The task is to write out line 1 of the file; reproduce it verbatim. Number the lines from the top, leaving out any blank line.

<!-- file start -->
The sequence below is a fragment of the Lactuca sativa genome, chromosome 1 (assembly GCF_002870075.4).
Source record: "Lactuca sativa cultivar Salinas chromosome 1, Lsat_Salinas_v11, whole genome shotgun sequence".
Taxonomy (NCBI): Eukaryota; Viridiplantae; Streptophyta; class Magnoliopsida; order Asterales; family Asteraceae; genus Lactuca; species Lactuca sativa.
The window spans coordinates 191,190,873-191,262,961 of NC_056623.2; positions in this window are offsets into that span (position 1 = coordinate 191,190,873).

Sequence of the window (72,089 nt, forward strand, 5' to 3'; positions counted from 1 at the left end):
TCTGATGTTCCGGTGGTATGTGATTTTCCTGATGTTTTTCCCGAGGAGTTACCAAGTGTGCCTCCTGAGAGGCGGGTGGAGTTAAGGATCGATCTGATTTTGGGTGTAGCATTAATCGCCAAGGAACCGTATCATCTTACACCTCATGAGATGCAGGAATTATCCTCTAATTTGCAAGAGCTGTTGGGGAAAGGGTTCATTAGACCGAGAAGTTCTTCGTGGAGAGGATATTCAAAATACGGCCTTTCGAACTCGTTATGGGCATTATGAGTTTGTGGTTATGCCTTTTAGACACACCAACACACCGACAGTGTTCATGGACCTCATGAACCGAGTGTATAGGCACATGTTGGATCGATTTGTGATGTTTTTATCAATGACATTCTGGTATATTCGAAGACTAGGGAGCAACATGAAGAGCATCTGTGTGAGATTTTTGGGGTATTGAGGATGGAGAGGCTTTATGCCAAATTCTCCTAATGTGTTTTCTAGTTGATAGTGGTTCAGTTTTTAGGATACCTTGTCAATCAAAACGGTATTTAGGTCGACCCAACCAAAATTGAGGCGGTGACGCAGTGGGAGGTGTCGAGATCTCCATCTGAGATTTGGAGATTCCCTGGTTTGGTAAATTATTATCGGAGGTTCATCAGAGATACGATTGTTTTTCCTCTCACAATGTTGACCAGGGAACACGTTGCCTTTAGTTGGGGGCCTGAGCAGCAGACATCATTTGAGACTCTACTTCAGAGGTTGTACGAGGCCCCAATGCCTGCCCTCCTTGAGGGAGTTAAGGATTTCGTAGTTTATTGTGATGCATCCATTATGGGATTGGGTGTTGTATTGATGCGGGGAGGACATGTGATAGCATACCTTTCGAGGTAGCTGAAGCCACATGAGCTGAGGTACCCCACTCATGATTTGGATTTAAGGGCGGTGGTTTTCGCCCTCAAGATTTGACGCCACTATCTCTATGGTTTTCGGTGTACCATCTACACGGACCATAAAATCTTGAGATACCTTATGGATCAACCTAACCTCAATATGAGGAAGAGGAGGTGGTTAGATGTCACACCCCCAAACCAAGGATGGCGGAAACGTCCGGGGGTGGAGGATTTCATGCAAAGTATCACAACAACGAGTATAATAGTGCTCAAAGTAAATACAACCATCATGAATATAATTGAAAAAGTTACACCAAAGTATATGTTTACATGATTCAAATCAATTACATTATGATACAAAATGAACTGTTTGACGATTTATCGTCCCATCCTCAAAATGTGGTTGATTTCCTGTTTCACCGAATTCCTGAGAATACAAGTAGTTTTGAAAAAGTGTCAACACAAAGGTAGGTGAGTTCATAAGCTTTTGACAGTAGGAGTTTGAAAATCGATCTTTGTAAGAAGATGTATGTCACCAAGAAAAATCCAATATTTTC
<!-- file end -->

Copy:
The sequence below is a fragment of the Lactuca sativa genome, chromosome 1 (assembly GCF_002870075.4).